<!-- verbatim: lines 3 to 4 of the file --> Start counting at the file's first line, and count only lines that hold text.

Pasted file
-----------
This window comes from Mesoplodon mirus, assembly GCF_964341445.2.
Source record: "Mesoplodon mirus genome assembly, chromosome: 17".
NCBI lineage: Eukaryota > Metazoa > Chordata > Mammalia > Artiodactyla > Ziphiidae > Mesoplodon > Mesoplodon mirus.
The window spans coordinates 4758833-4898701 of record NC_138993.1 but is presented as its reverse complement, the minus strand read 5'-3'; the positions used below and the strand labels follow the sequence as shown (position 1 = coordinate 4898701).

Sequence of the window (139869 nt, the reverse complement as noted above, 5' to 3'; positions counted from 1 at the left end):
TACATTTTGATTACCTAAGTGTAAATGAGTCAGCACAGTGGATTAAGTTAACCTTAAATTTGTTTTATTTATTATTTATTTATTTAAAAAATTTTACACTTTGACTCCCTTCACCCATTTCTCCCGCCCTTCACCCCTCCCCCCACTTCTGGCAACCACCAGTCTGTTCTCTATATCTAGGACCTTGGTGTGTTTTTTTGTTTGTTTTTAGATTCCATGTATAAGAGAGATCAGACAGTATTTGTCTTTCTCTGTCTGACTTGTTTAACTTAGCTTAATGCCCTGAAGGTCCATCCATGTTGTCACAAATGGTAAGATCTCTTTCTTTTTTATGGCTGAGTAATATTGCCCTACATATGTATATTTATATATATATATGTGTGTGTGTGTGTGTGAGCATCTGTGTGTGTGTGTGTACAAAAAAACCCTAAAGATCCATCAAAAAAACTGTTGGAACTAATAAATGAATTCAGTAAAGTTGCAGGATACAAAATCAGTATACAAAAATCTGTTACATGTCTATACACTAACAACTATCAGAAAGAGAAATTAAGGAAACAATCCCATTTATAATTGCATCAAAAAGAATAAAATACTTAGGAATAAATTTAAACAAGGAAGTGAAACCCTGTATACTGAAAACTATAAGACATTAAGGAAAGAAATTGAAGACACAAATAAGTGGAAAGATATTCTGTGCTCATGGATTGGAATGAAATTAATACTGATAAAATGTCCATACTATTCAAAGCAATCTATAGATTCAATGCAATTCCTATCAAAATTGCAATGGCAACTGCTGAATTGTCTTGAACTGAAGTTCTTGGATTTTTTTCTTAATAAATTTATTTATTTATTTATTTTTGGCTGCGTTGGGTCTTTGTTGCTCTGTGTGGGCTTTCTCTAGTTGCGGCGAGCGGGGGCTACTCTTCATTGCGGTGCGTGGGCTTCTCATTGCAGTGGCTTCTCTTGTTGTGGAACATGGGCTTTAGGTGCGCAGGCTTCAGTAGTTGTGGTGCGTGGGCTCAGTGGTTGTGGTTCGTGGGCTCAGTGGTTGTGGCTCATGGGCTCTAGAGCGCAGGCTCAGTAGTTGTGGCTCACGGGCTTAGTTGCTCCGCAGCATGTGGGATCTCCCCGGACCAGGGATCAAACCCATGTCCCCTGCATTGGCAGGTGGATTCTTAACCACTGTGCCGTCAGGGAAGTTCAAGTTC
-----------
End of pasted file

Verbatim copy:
NCBI lineage: Eukaryota > Metazoa > Chordata > Mammalia > Artiodactyla > Ziphiidae > Mesoplodon > Mesoplodon mirus.
The window spans coordinates 4758833-4898701 of record NC_138993.1 but is presented as its reverse complement, the minus strand read 5'-3'; the positions used below and the strand labels follow the sequence as shown (position 1 = coordinate 4898701).